who know better? who might best understand that voting  lesser of the  
evil is still complicity enabling evil? What is this, but the crude  
cynicism Baudrillard describes,  fully formed in the inability to  
organize on a "popular' level in numbers large enough to move in the  
exact opposite direction of MoveOn.org? toward the creation of a  
radically other political movement in the US? I'd assert that the  
lesser of evil voter mentality is more responsible for the political  
debacle in the US than the  highly skilled maneuvering of the right,  
because there is virtually no resistance to it from a viable left.  
This problem coalesced around the polarizing impact of the Nader/ 
Camejo campaign in 2004. Nader's quip summed it up when challenged by  
the deeply anti-democratic opposition of the ABB strategy: "What part  
of "I'm running," don't you understand?" Only the Latino-driven labor  
movement seems to understand this and is capable of moving against  
the (in)grain(ed). Baudrillard position is "useful," to address  
Charles' comments, precisely because it exposes the fantasy  
construction of a belief in "reform" politics. The neocon's  
understood this very well, and went for broke, and have succeeded in  
nothing less than revolutionary terms - they have succeeded in  
subverting the constitution and the separation of powers. Michael  
Moore's melodramatic  getting down on his knees on national TV to beg  
Nader to withdraw from the race, is the epitome of such nihilistic  
reform fantasies.

Against the assumption of a politically astute 'national popular' in  
Gramsci's terms, and against the view that Baudrillard was an  
isolated Cartesian cogito, I'd claim that his position was ironic, as  
was Warhol's, and self-ironic in particular. This self-irony is  
immanently generous and social, self-inclusive, as demonstrated by  
their self-descriptions as spectacle automata. Cindy Sherman's work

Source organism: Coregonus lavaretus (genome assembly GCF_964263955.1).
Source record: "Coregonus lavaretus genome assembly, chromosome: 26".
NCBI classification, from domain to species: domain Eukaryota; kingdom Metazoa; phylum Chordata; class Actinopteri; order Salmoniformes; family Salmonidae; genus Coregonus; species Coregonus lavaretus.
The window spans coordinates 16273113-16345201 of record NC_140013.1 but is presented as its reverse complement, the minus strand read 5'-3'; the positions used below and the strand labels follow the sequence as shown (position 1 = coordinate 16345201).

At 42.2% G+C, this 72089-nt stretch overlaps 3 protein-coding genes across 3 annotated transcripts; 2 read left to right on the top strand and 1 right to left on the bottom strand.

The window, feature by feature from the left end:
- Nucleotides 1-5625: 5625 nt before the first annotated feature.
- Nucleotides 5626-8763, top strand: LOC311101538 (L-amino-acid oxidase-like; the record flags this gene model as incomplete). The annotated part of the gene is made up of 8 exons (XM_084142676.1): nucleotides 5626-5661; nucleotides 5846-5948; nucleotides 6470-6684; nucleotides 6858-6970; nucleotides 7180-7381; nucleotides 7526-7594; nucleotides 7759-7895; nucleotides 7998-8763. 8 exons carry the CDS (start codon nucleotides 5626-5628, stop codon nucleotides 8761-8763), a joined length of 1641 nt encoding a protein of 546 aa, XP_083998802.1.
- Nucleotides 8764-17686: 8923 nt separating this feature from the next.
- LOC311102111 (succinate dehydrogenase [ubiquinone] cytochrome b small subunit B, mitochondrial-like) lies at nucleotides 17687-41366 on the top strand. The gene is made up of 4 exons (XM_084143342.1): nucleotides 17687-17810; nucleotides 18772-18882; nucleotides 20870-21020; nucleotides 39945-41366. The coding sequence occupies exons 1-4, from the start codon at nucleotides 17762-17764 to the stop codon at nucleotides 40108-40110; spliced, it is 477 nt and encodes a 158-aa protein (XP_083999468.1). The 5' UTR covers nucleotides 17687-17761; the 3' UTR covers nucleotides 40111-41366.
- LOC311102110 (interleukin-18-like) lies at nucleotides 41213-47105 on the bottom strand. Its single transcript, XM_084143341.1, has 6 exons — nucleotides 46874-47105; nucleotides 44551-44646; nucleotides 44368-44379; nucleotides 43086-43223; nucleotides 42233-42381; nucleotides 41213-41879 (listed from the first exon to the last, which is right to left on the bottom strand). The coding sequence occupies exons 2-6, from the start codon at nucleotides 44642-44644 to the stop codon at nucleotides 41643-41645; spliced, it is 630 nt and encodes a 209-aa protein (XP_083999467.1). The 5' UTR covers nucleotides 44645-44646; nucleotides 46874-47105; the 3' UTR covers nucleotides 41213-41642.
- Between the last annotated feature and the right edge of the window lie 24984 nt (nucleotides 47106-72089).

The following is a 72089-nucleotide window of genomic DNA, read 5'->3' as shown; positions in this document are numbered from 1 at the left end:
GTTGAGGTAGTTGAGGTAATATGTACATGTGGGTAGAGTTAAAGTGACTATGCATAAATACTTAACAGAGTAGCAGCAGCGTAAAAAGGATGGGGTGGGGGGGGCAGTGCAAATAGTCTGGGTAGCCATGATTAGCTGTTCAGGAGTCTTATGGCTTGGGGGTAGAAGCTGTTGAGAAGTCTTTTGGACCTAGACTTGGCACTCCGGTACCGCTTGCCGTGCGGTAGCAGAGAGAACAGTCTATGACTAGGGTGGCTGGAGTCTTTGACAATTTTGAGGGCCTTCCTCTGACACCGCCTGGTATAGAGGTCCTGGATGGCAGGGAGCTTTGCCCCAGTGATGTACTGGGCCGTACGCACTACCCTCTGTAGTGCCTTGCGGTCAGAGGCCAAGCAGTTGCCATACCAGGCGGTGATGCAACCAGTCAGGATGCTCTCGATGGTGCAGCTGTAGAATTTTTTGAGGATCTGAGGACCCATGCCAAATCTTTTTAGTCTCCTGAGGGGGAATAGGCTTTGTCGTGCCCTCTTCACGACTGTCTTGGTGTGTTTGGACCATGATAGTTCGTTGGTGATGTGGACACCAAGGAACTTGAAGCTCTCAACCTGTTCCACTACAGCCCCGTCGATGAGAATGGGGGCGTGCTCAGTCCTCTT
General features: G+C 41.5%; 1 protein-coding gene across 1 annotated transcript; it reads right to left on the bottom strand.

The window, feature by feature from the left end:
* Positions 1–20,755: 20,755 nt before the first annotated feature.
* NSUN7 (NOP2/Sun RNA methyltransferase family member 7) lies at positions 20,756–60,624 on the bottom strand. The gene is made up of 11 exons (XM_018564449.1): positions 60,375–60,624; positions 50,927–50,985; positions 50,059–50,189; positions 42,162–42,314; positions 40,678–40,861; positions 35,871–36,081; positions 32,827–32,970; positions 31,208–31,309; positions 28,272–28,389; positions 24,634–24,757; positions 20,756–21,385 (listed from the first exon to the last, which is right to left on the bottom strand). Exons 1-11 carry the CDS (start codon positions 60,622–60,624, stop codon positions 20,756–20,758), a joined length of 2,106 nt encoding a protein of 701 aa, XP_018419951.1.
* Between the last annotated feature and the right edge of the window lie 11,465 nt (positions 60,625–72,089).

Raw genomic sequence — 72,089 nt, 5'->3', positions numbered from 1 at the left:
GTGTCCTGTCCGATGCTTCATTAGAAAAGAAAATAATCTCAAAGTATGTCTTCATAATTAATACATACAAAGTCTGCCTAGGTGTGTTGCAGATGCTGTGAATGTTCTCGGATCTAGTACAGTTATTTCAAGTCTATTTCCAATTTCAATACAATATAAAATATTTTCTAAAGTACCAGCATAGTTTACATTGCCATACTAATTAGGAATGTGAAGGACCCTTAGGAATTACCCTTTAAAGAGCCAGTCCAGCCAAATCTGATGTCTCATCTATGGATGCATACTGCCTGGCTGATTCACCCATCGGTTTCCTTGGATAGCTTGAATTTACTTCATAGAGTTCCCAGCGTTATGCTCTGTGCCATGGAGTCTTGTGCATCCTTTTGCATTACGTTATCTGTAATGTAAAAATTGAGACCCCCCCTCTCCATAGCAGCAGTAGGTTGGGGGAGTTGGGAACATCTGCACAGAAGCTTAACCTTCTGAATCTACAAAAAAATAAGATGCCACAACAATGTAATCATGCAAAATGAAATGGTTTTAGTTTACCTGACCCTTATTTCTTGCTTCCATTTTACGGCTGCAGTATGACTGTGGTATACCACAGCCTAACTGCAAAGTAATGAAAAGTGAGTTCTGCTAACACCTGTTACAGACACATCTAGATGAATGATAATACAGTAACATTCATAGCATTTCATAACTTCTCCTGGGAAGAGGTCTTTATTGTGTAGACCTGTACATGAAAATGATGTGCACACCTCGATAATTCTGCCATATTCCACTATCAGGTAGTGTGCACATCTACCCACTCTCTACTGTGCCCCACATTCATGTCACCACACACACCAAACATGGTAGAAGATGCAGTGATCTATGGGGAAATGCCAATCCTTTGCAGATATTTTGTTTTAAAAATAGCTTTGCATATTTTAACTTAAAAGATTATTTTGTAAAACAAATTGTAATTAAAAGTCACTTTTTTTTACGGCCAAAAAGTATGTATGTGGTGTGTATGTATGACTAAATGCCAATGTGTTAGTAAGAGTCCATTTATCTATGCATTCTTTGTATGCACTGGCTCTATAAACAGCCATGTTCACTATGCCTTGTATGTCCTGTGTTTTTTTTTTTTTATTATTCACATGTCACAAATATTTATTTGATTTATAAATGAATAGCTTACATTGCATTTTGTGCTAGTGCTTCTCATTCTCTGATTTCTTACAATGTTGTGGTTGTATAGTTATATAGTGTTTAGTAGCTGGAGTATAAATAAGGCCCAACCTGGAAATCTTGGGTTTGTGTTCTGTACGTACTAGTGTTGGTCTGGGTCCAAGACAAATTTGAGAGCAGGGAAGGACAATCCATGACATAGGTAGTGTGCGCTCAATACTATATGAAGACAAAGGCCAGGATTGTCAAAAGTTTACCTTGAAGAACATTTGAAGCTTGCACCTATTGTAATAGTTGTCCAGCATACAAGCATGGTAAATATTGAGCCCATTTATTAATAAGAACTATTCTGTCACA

exemplifies this in her decades of photographic investigations of  
spectacle constructions of subjectivity. What is at fault, and is  
itself a form of nationalist arrogance and self-ignorance, is the  
assumption by "Americans" of some essentialized condition of  
'Americanization,' free in particular of being a condition and  
product of spectacle forces. Only a subject-position performed  
through irony is capable of articulating the schizophrenic national  
popular in the US - once one stands outside of the libertarian  
individualist fantasies of non-ironic, non-complicit, political  

I'm not sure where Jeffrey stand's in the end. "That indeed,  
spectacle trains "all of us" to "embrace nothing right?"  I can't  
imagine that is what he means. While I agree that Baudrillard was on  
some level, "right" about some aspects of national popular imaginary,  
I don't agree that there are no lessons for transformation to be  
found in his work. I'm thinking of his recognition of the  
significance of the "warning" found on "rear view" mirrors on US  
cars: "Objects are closer than they seem." That is a startling,  
critically productive detournement when properly subjectivized. And  
it does, doesn't it, allude to Benjamin's angel of history, condemned  
to move into the future while only facing the past? I also agree that  
there is at times a moralistic strain in his writings,  similar to,